05 Feb US demands human right investigation to reinstate AGOA privilege
The US urged the Ethiopian government to permit international human rights experts’ access to Ethiopia as a precondition before reinstating Ethiopia’s benefit under the African Growth and Opportunity Act (AGOA).
Tracey Jacobson (Amb.), Chargé d’affaires of the US Embassy in Addis Ababa, told local officials the steps the government must take to regain AGOA eligibility, according to an email response the embassy’s press office sent to The Reporter.
Ambassador who went to the Hawassa Industrial Park (HIP) this week said that one of these steps is to let international human rights experts into conflict-affected areas of northern Ethiopia.
The park houses international fashion and manufacturing brands such as PVH, H&M, and Tommy Hilfiger, among others. Global wholesalers like the Children’s Place also source from the park.
A substantial number of manufacturers from around the world relocated to the industrial parks in Ethiopia to export their products duty-free to the US market. However, international manufacturers were discouraged as a result of security threats and the war in northern Ethiopia, resulting in layoffs.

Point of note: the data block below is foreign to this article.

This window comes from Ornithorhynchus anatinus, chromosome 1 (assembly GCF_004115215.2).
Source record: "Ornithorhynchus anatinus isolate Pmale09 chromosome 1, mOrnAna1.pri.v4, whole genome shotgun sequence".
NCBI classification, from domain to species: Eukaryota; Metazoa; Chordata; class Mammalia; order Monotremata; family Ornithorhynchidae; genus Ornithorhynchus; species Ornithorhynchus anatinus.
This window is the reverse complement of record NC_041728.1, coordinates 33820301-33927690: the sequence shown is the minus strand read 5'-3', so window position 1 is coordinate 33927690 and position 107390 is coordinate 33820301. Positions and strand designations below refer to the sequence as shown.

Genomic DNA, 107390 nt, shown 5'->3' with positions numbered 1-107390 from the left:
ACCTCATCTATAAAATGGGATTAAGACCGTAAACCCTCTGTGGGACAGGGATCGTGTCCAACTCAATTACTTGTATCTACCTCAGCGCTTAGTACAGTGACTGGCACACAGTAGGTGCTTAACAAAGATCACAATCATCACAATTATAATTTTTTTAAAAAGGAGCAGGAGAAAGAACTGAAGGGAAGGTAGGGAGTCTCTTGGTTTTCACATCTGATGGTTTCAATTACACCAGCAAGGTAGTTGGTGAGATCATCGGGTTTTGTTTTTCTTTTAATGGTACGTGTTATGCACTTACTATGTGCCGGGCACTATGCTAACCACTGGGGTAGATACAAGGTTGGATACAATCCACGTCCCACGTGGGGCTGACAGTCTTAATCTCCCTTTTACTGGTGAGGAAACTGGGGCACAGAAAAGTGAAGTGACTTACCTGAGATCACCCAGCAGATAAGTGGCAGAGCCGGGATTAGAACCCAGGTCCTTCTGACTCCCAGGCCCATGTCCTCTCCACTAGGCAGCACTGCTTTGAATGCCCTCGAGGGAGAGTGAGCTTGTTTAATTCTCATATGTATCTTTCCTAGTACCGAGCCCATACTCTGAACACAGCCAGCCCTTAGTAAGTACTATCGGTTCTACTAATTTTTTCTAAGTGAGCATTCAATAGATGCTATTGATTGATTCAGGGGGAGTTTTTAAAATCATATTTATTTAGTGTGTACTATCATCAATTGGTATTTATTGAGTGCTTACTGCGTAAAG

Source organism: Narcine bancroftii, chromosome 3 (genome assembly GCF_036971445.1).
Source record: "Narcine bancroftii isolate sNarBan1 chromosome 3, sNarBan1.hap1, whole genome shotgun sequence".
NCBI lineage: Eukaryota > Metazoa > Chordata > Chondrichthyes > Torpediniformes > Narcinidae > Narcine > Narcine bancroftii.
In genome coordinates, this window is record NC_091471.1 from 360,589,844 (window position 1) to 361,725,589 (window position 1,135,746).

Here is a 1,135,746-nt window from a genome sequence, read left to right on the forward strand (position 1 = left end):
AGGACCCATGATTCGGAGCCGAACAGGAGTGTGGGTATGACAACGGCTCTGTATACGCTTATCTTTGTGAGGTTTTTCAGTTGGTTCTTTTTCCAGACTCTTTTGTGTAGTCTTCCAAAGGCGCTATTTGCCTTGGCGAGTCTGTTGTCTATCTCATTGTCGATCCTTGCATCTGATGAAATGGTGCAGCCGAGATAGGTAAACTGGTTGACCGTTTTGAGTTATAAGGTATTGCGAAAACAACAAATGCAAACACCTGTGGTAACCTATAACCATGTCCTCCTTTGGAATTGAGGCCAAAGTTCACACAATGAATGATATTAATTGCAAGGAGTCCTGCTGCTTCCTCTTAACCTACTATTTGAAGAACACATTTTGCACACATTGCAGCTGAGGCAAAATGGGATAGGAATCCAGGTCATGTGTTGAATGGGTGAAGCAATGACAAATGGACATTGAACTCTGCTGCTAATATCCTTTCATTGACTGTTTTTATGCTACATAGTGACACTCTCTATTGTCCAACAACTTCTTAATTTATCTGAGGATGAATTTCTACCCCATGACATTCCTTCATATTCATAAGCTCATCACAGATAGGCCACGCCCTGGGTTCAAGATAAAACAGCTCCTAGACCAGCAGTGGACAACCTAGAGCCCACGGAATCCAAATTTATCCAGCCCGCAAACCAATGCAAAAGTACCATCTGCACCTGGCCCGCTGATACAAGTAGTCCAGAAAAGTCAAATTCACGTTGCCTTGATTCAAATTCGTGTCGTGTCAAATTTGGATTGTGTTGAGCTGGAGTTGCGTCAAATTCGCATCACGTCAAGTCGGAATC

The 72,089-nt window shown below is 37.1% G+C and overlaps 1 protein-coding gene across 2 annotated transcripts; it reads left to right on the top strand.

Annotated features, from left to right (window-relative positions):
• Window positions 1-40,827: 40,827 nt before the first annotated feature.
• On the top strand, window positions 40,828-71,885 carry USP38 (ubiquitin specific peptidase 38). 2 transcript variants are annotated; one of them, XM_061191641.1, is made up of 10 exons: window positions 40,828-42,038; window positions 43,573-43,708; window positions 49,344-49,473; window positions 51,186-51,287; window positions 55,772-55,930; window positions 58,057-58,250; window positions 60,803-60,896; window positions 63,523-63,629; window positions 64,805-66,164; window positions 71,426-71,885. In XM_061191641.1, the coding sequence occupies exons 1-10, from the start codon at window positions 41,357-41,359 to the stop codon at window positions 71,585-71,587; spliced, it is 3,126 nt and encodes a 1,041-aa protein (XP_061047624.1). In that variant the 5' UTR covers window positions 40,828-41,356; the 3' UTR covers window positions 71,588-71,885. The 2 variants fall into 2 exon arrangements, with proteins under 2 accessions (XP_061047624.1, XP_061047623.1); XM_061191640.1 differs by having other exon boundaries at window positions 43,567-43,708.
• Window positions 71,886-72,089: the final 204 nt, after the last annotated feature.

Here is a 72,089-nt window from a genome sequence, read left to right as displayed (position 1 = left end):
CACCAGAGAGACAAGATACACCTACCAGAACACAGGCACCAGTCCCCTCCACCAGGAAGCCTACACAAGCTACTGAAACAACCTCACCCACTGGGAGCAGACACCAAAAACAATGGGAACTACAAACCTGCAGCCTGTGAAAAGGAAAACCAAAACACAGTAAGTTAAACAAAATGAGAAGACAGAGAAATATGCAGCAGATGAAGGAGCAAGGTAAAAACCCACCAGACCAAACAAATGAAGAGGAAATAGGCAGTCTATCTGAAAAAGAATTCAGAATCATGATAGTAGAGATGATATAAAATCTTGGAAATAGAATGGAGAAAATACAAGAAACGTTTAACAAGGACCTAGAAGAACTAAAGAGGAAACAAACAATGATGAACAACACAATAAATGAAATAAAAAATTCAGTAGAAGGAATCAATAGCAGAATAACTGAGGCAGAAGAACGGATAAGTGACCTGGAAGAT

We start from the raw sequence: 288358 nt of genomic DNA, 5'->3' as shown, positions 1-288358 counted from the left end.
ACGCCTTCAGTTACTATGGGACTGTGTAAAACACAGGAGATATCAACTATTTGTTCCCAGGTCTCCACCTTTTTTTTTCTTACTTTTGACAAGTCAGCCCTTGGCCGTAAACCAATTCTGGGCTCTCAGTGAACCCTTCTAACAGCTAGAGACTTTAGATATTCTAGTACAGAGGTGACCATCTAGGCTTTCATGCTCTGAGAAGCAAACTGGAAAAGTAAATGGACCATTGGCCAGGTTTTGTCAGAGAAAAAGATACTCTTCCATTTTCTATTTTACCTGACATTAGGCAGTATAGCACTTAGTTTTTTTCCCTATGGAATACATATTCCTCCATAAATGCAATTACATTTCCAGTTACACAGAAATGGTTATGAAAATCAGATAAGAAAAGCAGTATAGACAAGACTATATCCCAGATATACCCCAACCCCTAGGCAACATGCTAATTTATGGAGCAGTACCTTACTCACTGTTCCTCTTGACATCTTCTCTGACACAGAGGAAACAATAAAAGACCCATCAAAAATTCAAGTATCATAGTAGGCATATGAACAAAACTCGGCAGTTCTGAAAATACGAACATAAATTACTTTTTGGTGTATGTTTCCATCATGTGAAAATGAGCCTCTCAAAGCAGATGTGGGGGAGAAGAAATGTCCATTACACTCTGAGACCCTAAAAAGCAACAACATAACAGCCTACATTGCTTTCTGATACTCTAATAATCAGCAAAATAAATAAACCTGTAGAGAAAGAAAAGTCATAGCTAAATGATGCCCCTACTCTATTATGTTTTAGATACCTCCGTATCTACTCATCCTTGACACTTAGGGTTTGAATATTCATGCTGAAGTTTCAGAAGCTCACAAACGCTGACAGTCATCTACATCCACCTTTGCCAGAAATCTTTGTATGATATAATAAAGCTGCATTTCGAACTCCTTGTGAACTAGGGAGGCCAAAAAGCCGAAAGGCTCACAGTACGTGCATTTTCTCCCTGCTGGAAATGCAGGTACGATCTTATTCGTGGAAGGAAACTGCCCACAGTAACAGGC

The Biden administration issued an executive order in January 2022 delisting Ethiopia from the AGOA benefit. The US government accused Ethiopia of violating the AGOA Statute, related to human rights breaches during the war between the federal government and Tigray People’s Liberation Front (TPLF), which broke out in November 2020.
The delisting announcement at the time cited gross violations of internationally recognized human rights allegedly perpetrated by the Government of Ethiopia and other parties amid the widening conflict in northern Ethiopia. Still, Ethiopian officials have tried to convince the US government to bring Ethiopia back into the fold, especially after the Pretoria peace agreement ended the two-year war.
Jacobson’s remark gave hints that the reinstatement is unlikely to happen before Ethiopia meets the terms.
The UN established the International Commission of Human Rights Experts on Ethiopia last year in a bid to travel to the conflict areas in northern Ethiopia and investigate human rights breaches and war crimes. But the commissioners have been reporting that the Ethiopian government denied them entry to the conflict area.
On the other hand, the Ethiopian government has been strongly objecting to the commission’s creation, arguing it was formed to politicize the conflict in Ethiopia and hand-twist the government.
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